ASON contains many different datatypes.

To parse ASON, I suggest:

  1. Convert the input to basic tokens
  2. Filter the tokens in layers to produce more-detailed tokens.

Simple Example

Let’s begin with a painfully simple example:

    name: "John Smith"

This example contains:

  1. some leading whitespace
  2. an ident (“name”)
  3. a colon (“:”)
  4. more whitespace
  5. a string (“John Smith”)
  6. a newline (whitespace).

I suggest creating a separate token for each of the above.

Tokens For Simple Example

Below, is the output from a first-pass tokenizer:

W %2520%2520%2520%2520
N name
D: :
W %2520
S %22John%252520Smith%22
W %250A

[Note that this is only the way I chose to do this - there might be many possible solutions to this tokenizing problem]

Each token appears on a separate line.

Whitespaces, in lines, are ignored (but act as separators).

I’ve encoded the token “kind” as the first letter on a line.

I’ve encoded all non-printables in URI format (using JavaScript’s encodeURIComponent()). Notably, strings don’t include the quotes (‘”’).

Tokens are meant to be machine-readable. Human-readability is not of concern at this point in the design. [Aside: actually, I use an ASCII encoding, to help with debug-ability.]

Tokens are fully described by their code. Each token carries its originating text following the whitespace. This text can be ignored by subsequent filters, but might be useful during the final filter in the chain, which, presumably outputs the token in some more-readable format.

Some tokens include a sub-kind, encoded as a second letter. In the above, there is one example of a token with a sub-kind, the “colon” token D: ... [Aside: in this case, the text is redundant and contains a single colon - this can be optimized-away at a later date (or, more likely, just left alone, since the optimization will probably not have a significant effect on performance on modern hardware).]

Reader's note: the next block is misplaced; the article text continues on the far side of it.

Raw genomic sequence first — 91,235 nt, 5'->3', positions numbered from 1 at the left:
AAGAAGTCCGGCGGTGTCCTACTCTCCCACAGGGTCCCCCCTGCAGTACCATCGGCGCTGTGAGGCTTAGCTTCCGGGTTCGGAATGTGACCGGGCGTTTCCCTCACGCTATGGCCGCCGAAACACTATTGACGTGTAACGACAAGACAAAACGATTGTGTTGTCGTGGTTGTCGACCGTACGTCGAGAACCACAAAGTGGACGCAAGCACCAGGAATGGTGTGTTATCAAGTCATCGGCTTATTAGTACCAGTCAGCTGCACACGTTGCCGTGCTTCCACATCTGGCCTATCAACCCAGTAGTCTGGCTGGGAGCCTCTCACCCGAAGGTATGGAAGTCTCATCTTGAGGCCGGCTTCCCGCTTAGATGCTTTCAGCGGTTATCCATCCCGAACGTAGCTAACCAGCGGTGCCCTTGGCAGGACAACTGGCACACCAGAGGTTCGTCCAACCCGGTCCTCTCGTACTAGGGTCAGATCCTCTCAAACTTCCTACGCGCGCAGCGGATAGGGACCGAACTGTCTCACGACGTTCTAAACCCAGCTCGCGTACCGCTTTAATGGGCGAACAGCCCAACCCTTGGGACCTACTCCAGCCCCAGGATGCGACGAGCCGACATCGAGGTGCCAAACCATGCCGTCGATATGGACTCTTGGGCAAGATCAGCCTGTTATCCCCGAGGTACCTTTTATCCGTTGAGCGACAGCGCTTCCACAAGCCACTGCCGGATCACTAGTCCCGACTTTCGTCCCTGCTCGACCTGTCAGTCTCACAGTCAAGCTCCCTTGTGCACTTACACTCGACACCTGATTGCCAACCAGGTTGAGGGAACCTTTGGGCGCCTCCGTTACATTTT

After tokenizing, filters can be built in layers. I won’t show this at the moment and will discuss details in future essays.

Filter Example (Simple)

To give a flavor for what filtering might accomplish, examine the above lines 2 and 3.

We see an ident token followed by a colon.

In ASON, this is written as:


and, in ASON, this signifies a setter, or a “define word”.

A filter might collapse those two tokens (lines 2 & 3 in the above list) down into one token, for example

e! name

resulting in only 5 tokens:

  1. some leading whitespace
  2. a defineword (“name”)
  3. more whitespace
  4. a string (“John Smith”)
  5. a newline (whitespace).

Ideally, we will reduce the number of tokens at each stage of filtering.

One of the first filters will be a whitespace-remover.

Filter Stages - Ordering

Assigning an order to the filters is somewhat tricky and I will defer discussion of this issue for later.

As an example of the kind of trickiness that needs to be handled, consider the issue of strings.

Strings might contain things that look like other kinds of tokens, for example, a string might contain an email address.

It would be wrong to convert email addresses into tokens if those email addresses are embedded in strings.

In the token+filter approach, this problem can easily be solved by filtering strings into tokens before filtering email addresses into tokens.

For example:

  name: "John Smith"

Should become the token stream:

W %2520%2520
N name
D: :
W %2520
W %250A%2520%2520
N email
D: :
W %2520
N johnsmith
D@ @
N altscript
D. .
N com
W %250A

and then collapsed into:

G defineWord name
g defineWord
G defineWord email
d@ johnsmith

Don’t worry about the unfamiliar token kinds - they will be discussed elsewhere. The thing to notice is that the string is just a string token (“S”) and contains something that looks like an email address, whereas the email datatype is filtered into a “d@” token.

See Also